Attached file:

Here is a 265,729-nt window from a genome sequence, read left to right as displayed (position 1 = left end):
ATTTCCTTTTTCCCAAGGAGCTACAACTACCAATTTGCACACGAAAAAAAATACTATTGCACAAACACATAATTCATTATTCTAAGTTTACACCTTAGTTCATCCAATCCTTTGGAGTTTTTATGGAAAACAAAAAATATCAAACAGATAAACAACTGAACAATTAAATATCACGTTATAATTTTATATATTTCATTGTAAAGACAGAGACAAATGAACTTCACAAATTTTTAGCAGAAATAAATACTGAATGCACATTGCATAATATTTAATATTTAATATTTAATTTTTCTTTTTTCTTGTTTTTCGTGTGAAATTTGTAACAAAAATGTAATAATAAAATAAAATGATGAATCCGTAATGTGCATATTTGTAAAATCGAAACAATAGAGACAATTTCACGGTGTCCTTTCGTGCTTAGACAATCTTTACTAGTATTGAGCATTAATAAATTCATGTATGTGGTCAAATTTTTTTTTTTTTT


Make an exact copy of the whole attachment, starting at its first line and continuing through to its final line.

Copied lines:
Here is a 265,729-nt window from a genome sequence, read left to right as displayed (position 1 = left end):
ATTTCCTTTTTCCCAAGGAGCTACAACTACCAATTTGCACACGAAAAAAAATACTATTGCACAAACACATAATTCATTATTCTAAGTTTACACCTTAGTTCATCCAATCCTTTGGAGTTTTTATGGAAAACAAAAAATATCAAACAGATAAACAACTGAACAATTAAATATCACGTTATAATTTTATATATTTCATTGTAAAGACAGAGACAAATGAACTTCACAAATTTTTAGCAGAAATAAATACTGAATGCACATTGCATAATATTTAATATTTAATATTTAATTTTTCTTTTTTCTTGTTTTTCGTGTGAAATTTGTAACAAAAATGTAATAATAAAATAAAATGATGAATCCGTAATGTGCATATTTGTAAAATCGAAACAATAGAGACAATTTCACGGTGTCCTTTCGTGCTTAGACAATCTTTACTAGTATTGAGCATTAATAAATTCATGTATGTGGTCAAATTTTTTTTTTTTTT